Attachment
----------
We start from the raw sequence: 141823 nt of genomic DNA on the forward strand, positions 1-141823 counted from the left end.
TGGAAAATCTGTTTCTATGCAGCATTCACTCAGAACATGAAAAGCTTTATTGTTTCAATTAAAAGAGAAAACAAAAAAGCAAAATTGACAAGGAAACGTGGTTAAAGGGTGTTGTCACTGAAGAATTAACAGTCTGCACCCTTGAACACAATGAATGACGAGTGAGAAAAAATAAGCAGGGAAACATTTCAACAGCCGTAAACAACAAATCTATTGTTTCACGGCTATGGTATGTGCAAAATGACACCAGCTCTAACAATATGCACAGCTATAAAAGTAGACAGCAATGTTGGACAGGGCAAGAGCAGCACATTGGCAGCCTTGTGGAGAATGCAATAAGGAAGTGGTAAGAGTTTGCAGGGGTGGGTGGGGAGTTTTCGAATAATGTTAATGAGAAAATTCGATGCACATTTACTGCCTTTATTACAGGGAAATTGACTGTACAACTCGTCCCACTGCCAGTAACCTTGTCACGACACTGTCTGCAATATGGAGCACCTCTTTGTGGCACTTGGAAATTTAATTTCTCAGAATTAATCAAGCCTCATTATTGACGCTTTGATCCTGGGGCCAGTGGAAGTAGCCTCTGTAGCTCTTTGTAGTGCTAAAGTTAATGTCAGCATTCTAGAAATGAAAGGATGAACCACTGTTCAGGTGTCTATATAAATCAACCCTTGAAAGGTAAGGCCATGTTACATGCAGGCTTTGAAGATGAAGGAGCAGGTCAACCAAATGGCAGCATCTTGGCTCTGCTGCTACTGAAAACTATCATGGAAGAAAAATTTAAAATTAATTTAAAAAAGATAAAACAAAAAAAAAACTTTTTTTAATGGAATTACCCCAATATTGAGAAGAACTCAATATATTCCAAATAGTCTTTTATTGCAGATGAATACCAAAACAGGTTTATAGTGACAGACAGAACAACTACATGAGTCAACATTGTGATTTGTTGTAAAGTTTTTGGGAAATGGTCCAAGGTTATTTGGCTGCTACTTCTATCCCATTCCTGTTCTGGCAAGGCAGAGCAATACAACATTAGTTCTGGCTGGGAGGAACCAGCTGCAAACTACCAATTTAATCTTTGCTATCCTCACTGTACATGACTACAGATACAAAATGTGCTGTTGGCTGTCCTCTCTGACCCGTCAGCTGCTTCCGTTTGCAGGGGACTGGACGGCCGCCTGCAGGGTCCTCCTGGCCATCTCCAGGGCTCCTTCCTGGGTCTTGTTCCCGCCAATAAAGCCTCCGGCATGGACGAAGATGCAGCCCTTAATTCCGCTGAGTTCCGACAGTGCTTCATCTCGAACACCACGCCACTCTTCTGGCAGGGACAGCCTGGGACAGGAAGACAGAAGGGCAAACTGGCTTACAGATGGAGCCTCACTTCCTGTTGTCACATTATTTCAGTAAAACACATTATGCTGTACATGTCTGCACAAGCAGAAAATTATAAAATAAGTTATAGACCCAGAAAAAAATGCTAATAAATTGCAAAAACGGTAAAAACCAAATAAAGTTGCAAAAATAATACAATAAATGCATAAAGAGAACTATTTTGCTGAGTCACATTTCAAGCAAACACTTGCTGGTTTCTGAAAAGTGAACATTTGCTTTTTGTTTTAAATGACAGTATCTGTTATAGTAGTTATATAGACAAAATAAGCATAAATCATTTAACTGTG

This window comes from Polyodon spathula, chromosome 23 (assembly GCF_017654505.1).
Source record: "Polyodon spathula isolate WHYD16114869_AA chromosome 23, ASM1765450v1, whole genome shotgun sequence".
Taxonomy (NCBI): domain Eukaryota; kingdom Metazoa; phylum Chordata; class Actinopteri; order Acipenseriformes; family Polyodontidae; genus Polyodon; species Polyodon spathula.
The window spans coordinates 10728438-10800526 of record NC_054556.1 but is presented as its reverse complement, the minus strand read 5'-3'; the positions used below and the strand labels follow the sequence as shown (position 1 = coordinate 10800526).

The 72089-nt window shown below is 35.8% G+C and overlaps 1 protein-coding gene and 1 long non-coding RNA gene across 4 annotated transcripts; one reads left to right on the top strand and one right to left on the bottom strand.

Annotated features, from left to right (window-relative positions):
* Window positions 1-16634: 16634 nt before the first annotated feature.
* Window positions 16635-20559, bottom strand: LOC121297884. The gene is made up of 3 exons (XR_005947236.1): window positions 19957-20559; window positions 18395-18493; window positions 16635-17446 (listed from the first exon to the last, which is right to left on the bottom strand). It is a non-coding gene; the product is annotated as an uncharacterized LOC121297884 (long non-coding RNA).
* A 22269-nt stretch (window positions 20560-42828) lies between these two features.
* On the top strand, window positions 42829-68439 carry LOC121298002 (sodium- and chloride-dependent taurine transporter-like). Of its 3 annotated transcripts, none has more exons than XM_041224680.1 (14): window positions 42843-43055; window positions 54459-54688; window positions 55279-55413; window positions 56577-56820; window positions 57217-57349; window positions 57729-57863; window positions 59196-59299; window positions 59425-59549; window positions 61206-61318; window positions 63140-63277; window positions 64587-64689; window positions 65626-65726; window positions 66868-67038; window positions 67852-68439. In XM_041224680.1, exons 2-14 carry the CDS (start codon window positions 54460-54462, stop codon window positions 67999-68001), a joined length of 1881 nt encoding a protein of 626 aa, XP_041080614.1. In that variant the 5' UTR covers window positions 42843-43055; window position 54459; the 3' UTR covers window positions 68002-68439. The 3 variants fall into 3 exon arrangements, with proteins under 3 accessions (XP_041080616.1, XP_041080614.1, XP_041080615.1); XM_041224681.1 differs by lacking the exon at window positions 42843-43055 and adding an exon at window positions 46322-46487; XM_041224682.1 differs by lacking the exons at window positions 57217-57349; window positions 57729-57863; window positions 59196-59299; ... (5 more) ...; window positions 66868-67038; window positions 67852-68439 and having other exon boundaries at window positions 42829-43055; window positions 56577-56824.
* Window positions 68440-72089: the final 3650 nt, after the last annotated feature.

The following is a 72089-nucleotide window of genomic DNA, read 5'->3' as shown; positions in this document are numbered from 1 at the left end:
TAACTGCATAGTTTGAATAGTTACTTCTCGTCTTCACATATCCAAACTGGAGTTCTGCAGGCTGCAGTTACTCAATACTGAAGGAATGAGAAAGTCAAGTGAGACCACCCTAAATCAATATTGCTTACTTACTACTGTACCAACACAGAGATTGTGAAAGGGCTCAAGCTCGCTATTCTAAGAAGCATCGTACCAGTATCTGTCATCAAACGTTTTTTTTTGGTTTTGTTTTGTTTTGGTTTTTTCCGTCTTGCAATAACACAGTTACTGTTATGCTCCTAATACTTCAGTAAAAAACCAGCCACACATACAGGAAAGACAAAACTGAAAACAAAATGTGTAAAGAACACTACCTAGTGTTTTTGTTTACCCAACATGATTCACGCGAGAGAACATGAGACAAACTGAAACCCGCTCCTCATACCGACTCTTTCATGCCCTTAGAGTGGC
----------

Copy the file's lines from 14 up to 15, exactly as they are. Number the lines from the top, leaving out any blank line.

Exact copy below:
The following is a 72089-nucleotide window of genomic DNA, read 5'->3' as shown; positions in this document are numbered from 1 at the left end:
TAACTGCATAGTTTGAATAGTTACTTCTCGTCTTCACATATCCAAACTGGAGTTCTGCAGGCTGCAGTTACTCAATACTGAAGGAATGAGAAAGTCAAGTGAGACCACCCTAAATCAATATTGCTTACTTACTACTGTACCAACACAGAGATTGTGAAAGGGCTCAAGCTCGCTATTCTAAGAAGCATCGTACCAGTATCTGTCATCAAACGTTTTTTTTTGGTTTTGTTTTGTTTTGGTTTTTTCCGTCTTGCAATAACACAGTTACTGTTATGCTCCTAATACTTCAGTAAAAAACCAGCCACACATACAGGAAAGACAAAACTGAAAACAAAATGTGTAAAGAACACTACCTAGTGTTTTTGTTTACCCAACATGATTCACGCGAGAGAACATGAGACAAACTGAAACCCGCTCCTCATACCGACTCTTTCATGCCCTTAGAGTGGC